Returning after 10.30 I had my fingers crossed – happily the recorders were still rolling, but it wasn’t until the next morning that I discovered what I had recorded… For the first hour or so, only distant mroeporks are heard, but then only about 20 minutes before I went & retrieved my gear, this is what I captured:

From the excellent NZ Birds website:It is hardly surprising that, in Maori mythology, Ruru which hunts by night on silent wings and has a melancholy hooting call, is associated with the spirit world. In fact the special ancestral spirit of a family group is thought to take the form of Ruru. Known as Hine–ruru, the “owl woman”, Maori traditionally believed that these owl guardians had the power to, protect, warn and advise. According to such beliefs, the presence of a morepork sitting in a conspicuous place nearby, knocking on a window or even entering the house signifies a death the family while the high piercing call of the morepork is thought to herald bad news and the ordinary call to indicate good news on the way.

The DOC website has some interesting info about the Ruru, including what you can do to help the Ruru live long & prosper

I suspect I will do more of the set up the mics and leave it recording approach, and one idea I had help protect the gear incase of a sudden shower was to somehow rig up a small umbrella. After doing a quick search I found & ordered this handy device, the UC-6 umbrella and clamp made by Velbon.

Little Huia

While checking out other Velbon products I also came across their ultra compact tripod: the Velbon UT series looks like a more compact AND more sturdy tripod than what I am currently using as a mic stand for my MKH8040s!

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Detritus 276


DJ shredding = too funny! the drop is pretty funny, but i laughed more at the 8bit beeps

 

> Buddy the talking starling!?!

 

> h265? wow! ProRes 4444 quality for 1% of the file size!!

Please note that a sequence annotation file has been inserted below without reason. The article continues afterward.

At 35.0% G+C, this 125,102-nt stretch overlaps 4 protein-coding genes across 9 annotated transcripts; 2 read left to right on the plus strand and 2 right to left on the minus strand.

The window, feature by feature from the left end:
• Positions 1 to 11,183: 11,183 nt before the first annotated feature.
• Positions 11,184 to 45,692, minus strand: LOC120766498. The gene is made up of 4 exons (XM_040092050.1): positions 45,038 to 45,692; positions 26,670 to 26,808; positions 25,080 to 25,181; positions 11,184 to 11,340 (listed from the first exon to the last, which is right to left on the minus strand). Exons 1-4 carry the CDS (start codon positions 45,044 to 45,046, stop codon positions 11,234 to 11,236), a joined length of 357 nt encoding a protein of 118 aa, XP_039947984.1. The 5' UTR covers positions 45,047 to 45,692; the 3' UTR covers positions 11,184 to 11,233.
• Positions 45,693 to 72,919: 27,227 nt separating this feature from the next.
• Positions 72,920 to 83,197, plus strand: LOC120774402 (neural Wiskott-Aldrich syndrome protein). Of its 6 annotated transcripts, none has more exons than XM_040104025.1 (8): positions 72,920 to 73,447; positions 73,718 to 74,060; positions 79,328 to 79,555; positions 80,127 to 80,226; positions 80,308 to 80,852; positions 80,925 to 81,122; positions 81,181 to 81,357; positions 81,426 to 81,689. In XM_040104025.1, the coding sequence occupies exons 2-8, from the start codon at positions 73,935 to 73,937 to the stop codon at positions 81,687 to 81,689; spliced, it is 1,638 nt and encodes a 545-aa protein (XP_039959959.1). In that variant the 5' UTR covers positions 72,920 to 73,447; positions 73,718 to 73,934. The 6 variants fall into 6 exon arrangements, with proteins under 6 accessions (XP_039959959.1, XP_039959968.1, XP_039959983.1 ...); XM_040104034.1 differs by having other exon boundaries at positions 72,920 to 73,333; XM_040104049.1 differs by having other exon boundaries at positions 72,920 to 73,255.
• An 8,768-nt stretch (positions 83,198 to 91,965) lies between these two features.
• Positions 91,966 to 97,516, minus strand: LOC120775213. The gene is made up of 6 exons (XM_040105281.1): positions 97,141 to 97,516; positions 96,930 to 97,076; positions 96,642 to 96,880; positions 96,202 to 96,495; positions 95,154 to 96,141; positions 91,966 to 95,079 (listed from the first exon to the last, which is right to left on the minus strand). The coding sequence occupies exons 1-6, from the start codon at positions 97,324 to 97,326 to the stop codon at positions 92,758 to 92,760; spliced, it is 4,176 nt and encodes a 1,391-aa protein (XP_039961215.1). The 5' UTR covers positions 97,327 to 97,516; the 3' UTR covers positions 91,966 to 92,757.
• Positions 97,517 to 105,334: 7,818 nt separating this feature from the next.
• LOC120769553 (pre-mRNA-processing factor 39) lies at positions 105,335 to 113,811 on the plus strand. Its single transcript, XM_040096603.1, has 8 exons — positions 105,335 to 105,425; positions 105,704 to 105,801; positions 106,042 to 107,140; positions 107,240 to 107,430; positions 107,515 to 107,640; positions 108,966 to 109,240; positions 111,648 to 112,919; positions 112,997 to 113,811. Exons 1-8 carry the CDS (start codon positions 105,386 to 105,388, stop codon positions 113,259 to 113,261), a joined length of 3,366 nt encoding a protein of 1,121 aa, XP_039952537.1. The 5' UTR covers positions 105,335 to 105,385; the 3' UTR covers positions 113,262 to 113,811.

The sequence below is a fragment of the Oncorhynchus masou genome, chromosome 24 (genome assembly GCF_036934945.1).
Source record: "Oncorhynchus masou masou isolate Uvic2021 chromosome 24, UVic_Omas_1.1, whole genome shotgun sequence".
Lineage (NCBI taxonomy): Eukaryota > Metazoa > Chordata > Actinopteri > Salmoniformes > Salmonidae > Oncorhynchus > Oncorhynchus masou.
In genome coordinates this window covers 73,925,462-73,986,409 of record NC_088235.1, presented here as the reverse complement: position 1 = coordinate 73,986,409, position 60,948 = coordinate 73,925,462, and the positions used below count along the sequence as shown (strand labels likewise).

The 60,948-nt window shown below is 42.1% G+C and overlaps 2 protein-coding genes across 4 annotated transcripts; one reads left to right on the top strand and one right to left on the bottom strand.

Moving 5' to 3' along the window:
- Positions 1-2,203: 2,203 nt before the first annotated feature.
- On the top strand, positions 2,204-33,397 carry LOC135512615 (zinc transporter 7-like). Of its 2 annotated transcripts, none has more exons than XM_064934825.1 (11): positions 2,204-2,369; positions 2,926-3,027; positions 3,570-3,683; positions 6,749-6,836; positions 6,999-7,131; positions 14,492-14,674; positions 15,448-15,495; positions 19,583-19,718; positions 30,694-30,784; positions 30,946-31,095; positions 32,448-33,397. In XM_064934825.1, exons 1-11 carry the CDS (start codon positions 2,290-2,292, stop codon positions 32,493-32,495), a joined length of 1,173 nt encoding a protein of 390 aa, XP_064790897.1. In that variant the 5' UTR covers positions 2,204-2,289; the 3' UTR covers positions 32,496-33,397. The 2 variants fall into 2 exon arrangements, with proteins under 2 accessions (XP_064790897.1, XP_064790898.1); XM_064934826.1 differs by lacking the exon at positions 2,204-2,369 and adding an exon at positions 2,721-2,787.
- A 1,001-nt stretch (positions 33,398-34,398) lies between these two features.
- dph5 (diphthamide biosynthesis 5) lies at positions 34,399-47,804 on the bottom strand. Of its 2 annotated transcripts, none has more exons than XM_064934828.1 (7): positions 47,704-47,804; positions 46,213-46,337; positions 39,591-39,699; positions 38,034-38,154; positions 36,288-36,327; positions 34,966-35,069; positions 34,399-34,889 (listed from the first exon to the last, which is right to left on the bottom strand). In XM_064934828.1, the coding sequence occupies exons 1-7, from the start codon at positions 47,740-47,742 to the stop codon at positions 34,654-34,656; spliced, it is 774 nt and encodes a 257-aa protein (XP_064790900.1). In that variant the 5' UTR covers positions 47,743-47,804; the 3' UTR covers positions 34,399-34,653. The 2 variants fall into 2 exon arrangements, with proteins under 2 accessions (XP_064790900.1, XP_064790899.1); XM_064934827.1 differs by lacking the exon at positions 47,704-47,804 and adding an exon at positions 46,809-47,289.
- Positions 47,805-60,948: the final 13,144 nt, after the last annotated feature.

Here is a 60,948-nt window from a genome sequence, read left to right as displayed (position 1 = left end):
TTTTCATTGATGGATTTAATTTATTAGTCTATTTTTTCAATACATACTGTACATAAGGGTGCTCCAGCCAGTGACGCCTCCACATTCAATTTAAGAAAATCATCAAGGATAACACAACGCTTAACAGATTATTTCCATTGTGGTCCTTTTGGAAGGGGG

> Space: the ultimate dawn chorus? “interspersed with deep bass pulses from the Sun”

 

ultramic?

 

> Interesting interview with five cinematographers

 

 

> i’m currently wearing out the mp3s of lovely dub techno EP by Fussganger – Akku (stream it/buy it here) #food_for_your_subwoofer!

 

 

> a new Sound Devices 633 – presumably aimed at production sound with 3 mic preamps built in (boom + 2 radios?) while physically slightly bigger than a 744 it has six inputs (3 mic and 3 line) and can record up to 10 tracks at 48kHz and 6 tracks at 192kHz. Price is us$3,100 so it is considerably cheaper than a 788T at US$6,395 or a 744T at US$4,195 (but of course lacks the inputs, hard drive etc of the 788). Wide range of powering options, but as someone pointed out shame it doesn’t have a power output, for powering a mixer/preamp for the line inputs…

 

> a 3d printed Obama speech about 3d printing

 

 

 

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Friday Night in Little Huia

Little Huia

Little Huia

shot Friday 15th November with Canon 5DmkIII and EF16-35 lens

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First Day of Summer

Little Huia

Pohutukawa flowering = the first day of summer in Little Huia!
shot on Sunday 17th November with Canon 5DmkIII + EF100 macro lens

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Detritus 275

> beautiful! Six months of tonal vibrations of Tchaikovskys Swan Lake expressed in crystal

 


Stanford scientists turn seizures into sound

 

> The art of music in Jim Jarmuschs films

 

> Aesthetics and the art of audio field recording by Steven Miller

 

> Womentronic: Selective Herstory of Electronic Music

 

> A gun sound effects library for $1? Admirable ambition, but are there really 7000 people to support it? Knowing that it is all or nothing with Kickstarter I would have made it $7, which would still be a bargain and 1,000 supporters would be much more likely to be reached than 7,000… And no other tiers of rewards? Time will tell if their altruistic approach works – 25 days to go! Join in for $1 here

 

> “Could billions of stars be read like notes?”: Emil Schult talks to Diamond Version

 

 

> Autechre did a reddit style ‘ask me anything’ session recently, and someone took all the questions and answers and put them in a google docs spreadsheet, have a squizz here – when asked about film: “big fan of shane carruth and neill blomkamp… and loads of retired or dead people” and such interesting ideas e.g. “we were also doing stuff like making 2 melodies with slightly different notes or in a different order and then sending the muted one to the reverb and mixing the reverb quite low so you almost can’t tell”

 

> interesting: Sonic Shuffle an app, including “music created from a graphic score by Domenico Sciajno performed by a 48-member electronic orchestra” – preorder your USB memory stick now!

 

> the David Lynch suite? I’d stay there! Except. Its $1,200 a night. Guess its all booked up by the bourgeois/(burn the) rich crowd…